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Podcast: Stellar Populations

Article written: 12 Feb , 2008
Updated: 26 Dec , 2015
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After the Big Bang, all we had was hydrogen, a little bit of helium, and a few other trace elements. Today, we’ve a whole periodic table of elements to enjoy, from oxygen we breathe to the aluminum cans we drink from to the uranium that powers some people’s homes. How did we get from plain old hydrogen to our current diversity? It came from stars; in fact, successive generations of stars.

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Stellar Populations – Show notes and transcript

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2 Responses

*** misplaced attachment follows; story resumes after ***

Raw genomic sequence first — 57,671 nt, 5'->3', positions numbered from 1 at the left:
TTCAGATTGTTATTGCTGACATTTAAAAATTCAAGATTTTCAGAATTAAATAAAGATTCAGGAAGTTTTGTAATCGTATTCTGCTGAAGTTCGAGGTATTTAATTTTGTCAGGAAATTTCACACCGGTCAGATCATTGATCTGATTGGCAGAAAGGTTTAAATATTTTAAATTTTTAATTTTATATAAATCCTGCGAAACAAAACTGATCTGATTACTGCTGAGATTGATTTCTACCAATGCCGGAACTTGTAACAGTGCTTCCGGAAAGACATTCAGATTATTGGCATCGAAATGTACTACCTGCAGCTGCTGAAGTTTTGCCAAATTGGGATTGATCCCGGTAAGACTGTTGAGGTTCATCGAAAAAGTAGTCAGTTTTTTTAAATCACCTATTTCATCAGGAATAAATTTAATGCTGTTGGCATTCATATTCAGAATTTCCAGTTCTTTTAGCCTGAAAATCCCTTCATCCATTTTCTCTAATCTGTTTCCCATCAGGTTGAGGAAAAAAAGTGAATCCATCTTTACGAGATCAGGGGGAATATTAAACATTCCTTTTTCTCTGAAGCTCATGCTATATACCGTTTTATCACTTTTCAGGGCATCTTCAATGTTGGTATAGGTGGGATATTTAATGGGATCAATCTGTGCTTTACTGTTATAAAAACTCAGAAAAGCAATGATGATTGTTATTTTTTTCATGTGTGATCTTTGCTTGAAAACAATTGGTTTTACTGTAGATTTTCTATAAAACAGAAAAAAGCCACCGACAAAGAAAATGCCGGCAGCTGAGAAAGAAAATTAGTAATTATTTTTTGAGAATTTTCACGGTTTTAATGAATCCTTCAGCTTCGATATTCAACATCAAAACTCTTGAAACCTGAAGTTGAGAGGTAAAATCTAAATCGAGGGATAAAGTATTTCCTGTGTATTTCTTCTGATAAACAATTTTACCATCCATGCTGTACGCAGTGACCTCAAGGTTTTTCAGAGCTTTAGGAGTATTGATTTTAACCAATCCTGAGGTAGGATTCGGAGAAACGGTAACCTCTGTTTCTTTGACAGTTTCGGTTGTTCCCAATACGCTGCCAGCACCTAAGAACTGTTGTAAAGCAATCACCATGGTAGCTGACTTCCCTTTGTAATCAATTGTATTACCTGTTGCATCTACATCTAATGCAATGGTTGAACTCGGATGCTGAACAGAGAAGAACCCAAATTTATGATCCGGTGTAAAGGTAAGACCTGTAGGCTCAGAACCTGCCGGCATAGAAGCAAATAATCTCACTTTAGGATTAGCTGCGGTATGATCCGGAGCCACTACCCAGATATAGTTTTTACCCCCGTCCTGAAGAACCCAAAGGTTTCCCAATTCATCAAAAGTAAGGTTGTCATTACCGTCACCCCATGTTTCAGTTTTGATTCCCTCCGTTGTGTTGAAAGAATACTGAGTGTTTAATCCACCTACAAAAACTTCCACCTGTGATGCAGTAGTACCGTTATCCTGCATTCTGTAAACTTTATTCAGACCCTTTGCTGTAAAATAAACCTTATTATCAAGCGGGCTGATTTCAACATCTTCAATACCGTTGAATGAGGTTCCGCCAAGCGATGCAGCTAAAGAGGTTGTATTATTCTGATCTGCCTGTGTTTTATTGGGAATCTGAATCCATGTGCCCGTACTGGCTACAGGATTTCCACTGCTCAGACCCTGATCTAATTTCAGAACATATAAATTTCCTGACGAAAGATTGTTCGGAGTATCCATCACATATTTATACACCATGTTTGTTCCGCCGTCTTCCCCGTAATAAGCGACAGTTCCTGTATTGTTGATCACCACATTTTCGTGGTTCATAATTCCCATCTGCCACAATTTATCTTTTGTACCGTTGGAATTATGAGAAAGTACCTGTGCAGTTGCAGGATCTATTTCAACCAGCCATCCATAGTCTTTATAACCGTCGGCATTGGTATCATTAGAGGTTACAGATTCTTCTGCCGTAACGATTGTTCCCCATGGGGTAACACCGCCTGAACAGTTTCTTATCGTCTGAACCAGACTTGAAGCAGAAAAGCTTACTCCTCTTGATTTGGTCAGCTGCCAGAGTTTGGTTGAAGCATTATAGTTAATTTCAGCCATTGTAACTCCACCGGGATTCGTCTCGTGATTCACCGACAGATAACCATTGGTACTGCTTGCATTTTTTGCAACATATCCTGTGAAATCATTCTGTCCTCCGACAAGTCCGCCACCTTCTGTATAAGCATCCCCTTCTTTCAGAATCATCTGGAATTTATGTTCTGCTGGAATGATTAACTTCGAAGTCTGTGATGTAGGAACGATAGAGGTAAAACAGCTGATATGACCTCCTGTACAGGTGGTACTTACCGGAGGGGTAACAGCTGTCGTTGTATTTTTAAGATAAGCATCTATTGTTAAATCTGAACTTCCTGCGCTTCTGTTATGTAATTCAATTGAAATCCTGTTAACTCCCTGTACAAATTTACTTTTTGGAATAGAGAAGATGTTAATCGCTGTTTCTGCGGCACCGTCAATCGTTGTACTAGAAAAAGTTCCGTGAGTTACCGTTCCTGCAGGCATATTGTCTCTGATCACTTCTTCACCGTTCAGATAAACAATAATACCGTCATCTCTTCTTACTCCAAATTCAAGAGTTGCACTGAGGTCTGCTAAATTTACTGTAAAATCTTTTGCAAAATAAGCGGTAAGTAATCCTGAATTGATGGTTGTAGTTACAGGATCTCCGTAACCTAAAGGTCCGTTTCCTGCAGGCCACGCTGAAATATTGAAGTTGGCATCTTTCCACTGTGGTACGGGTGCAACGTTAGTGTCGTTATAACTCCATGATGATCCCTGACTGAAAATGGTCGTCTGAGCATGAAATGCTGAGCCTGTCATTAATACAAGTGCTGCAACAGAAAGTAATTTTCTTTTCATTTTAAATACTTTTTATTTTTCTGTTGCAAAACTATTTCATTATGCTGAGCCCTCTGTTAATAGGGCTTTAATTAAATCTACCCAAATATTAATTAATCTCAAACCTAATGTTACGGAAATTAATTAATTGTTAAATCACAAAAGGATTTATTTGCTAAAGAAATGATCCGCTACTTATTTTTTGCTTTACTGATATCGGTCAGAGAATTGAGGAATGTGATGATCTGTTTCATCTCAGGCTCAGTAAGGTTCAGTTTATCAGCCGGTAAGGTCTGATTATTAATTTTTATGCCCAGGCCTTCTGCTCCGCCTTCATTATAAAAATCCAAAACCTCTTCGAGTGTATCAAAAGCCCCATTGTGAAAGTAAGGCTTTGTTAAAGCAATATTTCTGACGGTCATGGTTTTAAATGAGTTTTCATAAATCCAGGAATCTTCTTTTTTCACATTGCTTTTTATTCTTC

1. Laszlo says

    Iron forms molten cores inside terrestrial planets. Also it’s very stable element, perhaps the most compact or dense. Heavier metals don’t have that tight inertia, perhaps contributing to the small angular momentum allowing pulsars to spin faster.
    My guess is that since iron doesn’t decay like heavier elements, that it stellar-accumulates. I feel irons ability to produce strong magnetic fields enhances terrestrial planet formation & habitability. I would like to send out a satellite w ability to “Magnetically Map the Universe” for Laszlo(MULL).
    Lets mull it over.

  2. Christopher says

    i have not been able to download either stellar pop.’s or antimatter for many days now and from different locations. What’s up?

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